‘Drive until you qualify’: Mortgage stress test forces homebuyers further outside GTA to find house they can afford
More than half of potential home buyers in the Greater Toronto Area (GTA) were affected by the Office of the Superintendent of Financial Institutions (OSFI) mortgage stress test in 2019, according to a survey in the yearly housing market report released by the Toronto Regional Real Estate Board on Thursday.
Many of the affected buyers decided to change the home price, location or type in order to adjust to the stricter standards of the stress test. OSFI implemented the test in 2018 out of concern for surging debt Canadians were carrying, requiring additional funds out of potential buyers in order to qualify for a mortgage.
Others surveyed by Ipsos for the real estate board sought alternate lenders, since only federally regulated lenders are affected by the stress test.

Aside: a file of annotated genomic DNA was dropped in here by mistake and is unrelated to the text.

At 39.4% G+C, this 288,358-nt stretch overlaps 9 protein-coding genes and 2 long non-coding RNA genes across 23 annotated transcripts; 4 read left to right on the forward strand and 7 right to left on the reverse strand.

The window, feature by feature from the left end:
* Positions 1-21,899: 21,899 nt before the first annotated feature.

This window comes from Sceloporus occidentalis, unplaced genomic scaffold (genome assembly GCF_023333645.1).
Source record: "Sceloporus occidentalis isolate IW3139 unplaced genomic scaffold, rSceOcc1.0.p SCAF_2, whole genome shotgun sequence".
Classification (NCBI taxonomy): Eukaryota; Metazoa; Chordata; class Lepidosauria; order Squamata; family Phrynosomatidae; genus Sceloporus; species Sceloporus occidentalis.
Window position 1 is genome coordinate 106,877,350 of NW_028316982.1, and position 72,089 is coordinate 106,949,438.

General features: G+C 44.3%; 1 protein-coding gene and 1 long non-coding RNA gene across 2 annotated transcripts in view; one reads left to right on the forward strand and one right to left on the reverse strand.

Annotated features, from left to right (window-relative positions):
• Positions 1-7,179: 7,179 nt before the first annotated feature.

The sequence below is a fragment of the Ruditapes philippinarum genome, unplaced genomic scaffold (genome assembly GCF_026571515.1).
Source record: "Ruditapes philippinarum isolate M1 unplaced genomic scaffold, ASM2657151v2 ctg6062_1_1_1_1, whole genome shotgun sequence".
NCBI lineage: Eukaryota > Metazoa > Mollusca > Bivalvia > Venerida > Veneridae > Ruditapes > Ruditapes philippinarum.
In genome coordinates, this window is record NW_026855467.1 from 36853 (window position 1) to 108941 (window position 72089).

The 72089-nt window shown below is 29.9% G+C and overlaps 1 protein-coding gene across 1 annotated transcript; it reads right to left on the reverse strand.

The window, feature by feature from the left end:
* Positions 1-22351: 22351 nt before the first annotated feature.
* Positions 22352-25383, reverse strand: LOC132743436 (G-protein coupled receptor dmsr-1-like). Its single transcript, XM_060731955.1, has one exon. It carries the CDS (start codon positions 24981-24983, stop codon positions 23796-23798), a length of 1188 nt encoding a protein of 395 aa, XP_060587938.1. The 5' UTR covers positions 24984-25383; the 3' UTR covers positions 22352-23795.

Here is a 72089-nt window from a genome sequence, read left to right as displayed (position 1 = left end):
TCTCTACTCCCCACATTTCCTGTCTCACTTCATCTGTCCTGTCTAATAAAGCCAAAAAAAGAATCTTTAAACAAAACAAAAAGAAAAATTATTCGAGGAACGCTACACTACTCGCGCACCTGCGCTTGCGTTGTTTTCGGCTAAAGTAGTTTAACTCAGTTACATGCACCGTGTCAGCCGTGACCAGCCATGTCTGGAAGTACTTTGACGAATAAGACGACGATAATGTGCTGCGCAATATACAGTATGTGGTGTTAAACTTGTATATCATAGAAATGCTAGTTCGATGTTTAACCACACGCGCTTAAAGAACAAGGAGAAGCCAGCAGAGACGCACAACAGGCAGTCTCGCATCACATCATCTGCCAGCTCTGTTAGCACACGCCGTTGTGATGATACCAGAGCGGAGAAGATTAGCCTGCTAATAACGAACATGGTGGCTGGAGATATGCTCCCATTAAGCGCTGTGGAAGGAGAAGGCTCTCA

“This stress test arguably precluded many households from listing their home and purchasing another, because they would not have qualified under the new stress test regime for the additional funds required to make their purchase,” TREB said in its report.
But for buyers looking for a different type of home to better suit the stress test requirements, they might be out of luck. Ipsos polling found that while the majority of intending buyers are interested in low-rise housing such as townhouses and semi-detached homes, new listings have been mostly detached homes or condominium apartments.
On top of that, the number of new listings in the GTA in 2019 went down 2.4 per cent from 2018 to 152,739. Coupled with a job creation rate almost double the rate of homes being created annually, increased immigration into the GTA and millennials reaching “peak home buying” age, the demand for housing has far outpaced the supply, pushing the average housing price up.